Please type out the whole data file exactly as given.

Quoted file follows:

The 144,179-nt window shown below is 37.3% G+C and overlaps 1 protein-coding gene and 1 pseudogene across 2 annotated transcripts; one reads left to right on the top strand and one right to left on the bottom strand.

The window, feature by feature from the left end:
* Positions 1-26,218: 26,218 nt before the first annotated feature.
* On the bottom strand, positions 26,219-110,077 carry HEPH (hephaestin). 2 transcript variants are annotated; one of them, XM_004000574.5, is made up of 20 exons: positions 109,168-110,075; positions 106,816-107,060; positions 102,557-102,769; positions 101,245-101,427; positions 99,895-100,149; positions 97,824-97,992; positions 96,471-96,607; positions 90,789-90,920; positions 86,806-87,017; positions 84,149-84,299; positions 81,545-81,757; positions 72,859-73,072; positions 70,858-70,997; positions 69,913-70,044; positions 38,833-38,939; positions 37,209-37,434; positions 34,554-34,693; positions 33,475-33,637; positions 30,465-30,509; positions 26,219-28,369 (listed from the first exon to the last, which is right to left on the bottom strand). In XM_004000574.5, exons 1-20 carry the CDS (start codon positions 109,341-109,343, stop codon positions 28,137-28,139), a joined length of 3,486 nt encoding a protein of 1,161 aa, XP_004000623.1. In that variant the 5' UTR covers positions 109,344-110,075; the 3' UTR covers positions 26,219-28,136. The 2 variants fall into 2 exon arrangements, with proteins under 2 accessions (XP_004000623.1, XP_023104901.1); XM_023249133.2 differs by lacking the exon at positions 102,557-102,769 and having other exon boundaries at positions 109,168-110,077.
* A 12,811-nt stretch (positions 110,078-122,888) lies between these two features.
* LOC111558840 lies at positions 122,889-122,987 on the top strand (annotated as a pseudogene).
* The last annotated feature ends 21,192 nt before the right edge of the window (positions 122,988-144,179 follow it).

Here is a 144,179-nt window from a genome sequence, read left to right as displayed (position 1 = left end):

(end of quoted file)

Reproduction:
The 144,179-nt window shown below is 37.3% G+C and overlaps 1 protein-coding gene and 1 pseudogene across 2 annotated transcripts; one reads left to right on the top strand and one right to left on the bottom strand.

The window, feature by feature from the left end:
* Positions 1-26,218: 26,218 nt before the first annotated feature.
* On the bottom strand, positions 26,219-110,077 carry HEPH (hephaestin). 2 transcript variants are annotated; one of them, XM_004000574.5, is made up of 20 exons: positions 109,168-110,075; positions 106,816-107,060; positions 102,557-102,769; positions 101,245-101,427; positions 99,895-100,149; positions 97,824-97,992; positions 96,471-96,607; positions 90,789-90,920; positions 86,806-87,017; positions 84,149-84,299; positions 81,545-81,757; positions 72,859-73,072; positions 70,858-70,997; positions 69,913-70,044; positions 38,833-38,939; positions 37,209-37,434; positions 34,554-34,693; positions 33,475-33,637; positions 30,465-30,509; positions 26,219-28,369 (listed from the first exon to the last, which is right to left on the bottom strand). In XM_004000574.5, exons 1-20 carry the CDS (start codon positions 109,341-109,343, stop codon positions 28,137-28,139), a joined length of 3,486 nt encoding a protein of 1,161 aa, XP_004000623.1. In that variant the 5' UTR covers positions 109,344-110,075; the 3' UTR covers positions 26,219-28,136. The 2 variants fall into 2 exon arrangements, with proteins under 2 accessions (XP_004000623.1, XP_023104901.1); XM_023249133.2 differs by lacking the exon at positions 102,557-102,769 and having other exon boundaries at positions 109,168-110,077.
* A 12,811-nt stretch (positions 110,078-122,888) lies between these two features.
* LOC111558840 lies at positions 122,889-122,987 on the top strand (annotated as a pseudogene).
* The last annotated feature ends 21,192 nt before the right edge of the window (positions 122,988-144,179 follow it).

Here is a 144,179-nt window from a genome sequence, read left to right as displayed (position 1 = left end):